Argentina! Strikes, Frustration and 'Force Majeure'

A review of the modern common law doctrine of frustration in the context of contract law.

The doctrine of frustration arises out of a need for the recognition that it may not always be possible to perform a contract in the manner originally intended.

To better understand the modern common law doctrine of frustration, which may arise in the context of contract law, it is helpful to refer to the statement of Lord Radcliffe in Davis Contractors Ltd. v Fareham Urban District Council (1956). Here, he explained that:

"Frustration occurs whenever the law recognises that without default of either party a contractual obligation has become incapable of being performed because the circumstances in which performance is called for would render it a thing radically different from that which was undertaken by the contract. Non haec in foedera veni. It was not this that I promised to do."

Following Lord Radcliffe's definition, in order for a contract to be frustrated, it is essential that performance of said contract, in the new situation, be "radically different" from that originally contemplated. Combined with the fact that the doctrine of frustration is applied "within very narrow limits"1, it is by its nature inherently uncertain.

In relation to commercial transactions, certainty is of great importance2. Given the inherently uncertain nature of the doctrine of frustration and the strict confines within which it operates, it is common for sale contracts and charterparties to attempt to obviate this uncertainty by inserting express contractual provisions into the sale contract. Such provisions are commonly referred to as "force majeure" clauses.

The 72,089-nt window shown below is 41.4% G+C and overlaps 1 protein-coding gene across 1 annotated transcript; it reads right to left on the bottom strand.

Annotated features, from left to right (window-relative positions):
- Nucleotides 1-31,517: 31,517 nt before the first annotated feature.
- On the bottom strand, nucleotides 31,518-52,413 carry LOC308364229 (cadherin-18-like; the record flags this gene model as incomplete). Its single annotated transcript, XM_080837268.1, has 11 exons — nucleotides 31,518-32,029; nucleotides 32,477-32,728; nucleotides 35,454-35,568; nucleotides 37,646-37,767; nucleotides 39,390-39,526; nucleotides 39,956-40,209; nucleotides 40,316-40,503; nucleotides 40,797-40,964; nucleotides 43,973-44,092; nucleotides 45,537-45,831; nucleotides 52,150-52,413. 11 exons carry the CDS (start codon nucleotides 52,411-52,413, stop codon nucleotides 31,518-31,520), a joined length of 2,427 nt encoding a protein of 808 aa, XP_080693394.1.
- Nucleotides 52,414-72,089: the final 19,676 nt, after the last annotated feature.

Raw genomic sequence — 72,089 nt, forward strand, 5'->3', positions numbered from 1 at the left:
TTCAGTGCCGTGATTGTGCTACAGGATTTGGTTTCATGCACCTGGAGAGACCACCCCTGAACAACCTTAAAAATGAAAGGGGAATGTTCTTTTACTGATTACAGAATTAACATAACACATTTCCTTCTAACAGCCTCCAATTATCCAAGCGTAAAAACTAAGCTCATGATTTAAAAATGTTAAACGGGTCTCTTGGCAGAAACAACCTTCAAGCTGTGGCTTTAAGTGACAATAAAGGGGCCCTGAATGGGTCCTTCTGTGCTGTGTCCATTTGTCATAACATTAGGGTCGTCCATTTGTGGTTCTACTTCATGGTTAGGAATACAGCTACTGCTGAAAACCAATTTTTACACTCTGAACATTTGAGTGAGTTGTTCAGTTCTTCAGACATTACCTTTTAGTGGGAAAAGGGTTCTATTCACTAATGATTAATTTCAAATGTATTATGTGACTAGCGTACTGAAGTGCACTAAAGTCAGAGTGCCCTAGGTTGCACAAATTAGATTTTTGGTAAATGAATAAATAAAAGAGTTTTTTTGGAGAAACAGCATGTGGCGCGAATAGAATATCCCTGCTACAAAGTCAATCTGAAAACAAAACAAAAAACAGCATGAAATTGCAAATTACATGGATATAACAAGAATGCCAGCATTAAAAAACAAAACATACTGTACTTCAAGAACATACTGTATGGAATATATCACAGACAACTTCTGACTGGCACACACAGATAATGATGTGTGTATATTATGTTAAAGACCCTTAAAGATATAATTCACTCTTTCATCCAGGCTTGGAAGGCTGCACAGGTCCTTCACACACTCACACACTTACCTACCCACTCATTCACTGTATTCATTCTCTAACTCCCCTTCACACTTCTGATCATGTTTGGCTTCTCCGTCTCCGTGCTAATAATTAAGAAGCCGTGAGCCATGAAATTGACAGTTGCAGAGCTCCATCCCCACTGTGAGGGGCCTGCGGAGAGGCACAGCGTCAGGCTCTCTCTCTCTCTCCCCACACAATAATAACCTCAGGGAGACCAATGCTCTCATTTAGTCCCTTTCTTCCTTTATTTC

The aim of a force majeure clause is to provide relief to one or both parties to the contract on the occurrence of a particular event. The clause may provide for a total discharge of the contract on the occurrence of the specified event3. If so, it will resemble in effect, the common law doctrine of frustration. However, it is more common for a force majeure clause to provide relief in the form of a suspension of performance under the contract. When and how the clause operates will depend on the wording of the clause and is thus a question of construction.

An example of a force majeure provision can be found in the recently revised GAFTA No. 38 (Contract for grain from Argentina in bulk FOB terms) (effective 1 September 2010) under clause 17 which provides that:

Sellers shall not be responsible for delay in...

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